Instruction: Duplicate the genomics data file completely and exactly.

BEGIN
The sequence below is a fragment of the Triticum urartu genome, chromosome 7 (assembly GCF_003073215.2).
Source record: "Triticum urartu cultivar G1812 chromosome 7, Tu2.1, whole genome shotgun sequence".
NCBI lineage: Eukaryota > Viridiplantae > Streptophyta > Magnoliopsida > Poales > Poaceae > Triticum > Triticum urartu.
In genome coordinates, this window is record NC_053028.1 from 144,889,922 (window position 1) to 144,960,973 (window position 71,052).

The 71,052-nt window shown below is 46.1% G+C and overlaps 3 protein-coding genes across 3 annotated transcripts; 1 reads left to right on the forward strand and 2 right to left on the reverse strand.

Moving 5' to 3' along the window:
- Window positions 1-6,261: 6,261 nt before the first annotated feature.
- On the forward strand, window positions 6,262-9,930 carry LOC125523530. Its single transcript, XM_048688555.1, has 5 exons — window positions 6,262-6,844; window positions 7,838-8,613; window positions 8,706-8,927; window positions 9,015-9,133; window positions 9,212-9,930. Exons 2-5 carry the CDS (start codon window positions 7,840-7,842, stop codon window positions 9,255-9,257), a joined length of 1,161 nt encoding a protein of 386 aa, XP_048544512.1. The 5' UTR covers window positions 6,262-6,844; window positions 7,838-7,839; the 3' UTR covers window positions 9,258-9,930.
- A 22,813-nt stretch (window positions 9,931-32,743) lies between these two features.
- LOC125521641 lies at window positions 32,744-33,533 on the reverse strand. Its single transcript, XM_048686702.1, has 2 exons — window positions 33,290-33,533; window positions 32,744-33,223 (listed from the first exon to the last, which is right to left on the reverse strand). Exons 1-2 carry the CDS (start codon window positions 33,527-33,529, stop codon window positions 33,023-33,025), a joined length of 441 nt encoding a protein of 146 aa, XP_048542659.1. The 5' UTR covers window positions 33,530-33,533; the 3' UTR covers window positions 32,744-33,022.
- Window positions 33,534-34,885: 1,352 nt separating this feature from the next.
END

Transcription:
The sequence below is a fragment of the Triticum urartu genome, chromosome 7 (assembly GCF_003073215.2).
Source record: "Triticum urartu cultivar G1812 chromosome 7, Tu2.1, whole genome shotgun sequence".
NCBI lineage: Eukaryota > Viridiplantae > Streptophyta > Magnoliopsida > Poales > Poaceae > Triticum > Triticum urartu.
In genome coordinates, this window is record NC_053028.1 from 144,889,922 (window position 1) to 144,960,973 (window position 71,052).

The 71,052-nt window shown below is 46.1% G+C and overlaps 3 protein-coding genes across 3 annotated transcripts; 1 reads left to right on the forward strand and 2 right to left on the reverse strand.

Moving 5' to 3' along the window:
- Window positions 1-6,261: 6,261 nt before the first annotated feature.
- On the forward strand, window positions 6,262-9,930 carry LOC125523530. Its single transcript, XM_048688555.1, has 5 exons — window positions 6,262-6,844; window positions 7,838-8,613; window positions 8,706-8,927; window positions 9,015-9,133; window positions 9,212-9,930. Exons 2-5 carry the CDS (start codon window positions 7,840-7,842, stop codon window positions 9,255-9,257), a joined length of 1,161 nt encoding a protein of 386 aa, XP_048544512.1. The 5' UTR covers window positions 6,262-6,844; window positions 7,838-7,839; the 3' UTR covers window positions 9,258-9,930.
- A 22,813-nt stretch (window positions 9,931-32,743) lies between these two features.
- LOC125521641 lies at window positions 32,744-33,533 on the reverse strand. Its single transcript, XM_048686702.1, has 2 exons — window positions 33,290-33,533; window positions 32,744-33,223 (listed from the first exon to the last, which is right to left on the reverse strand). Exons 1-2 carry the CDS (start codon window positions 33,527-33,529, stop codon window positions 33,023-33,025), a joined length of 441 nt encoding a protein of 146 aa, XP_048542659.1. The 5' UTR covers window positions 33,530-33,533; the 3' UTR covers window positions 32,744-33,022.
- Window positions 33,534-34,885: 1,352 nt separating this feature from the next.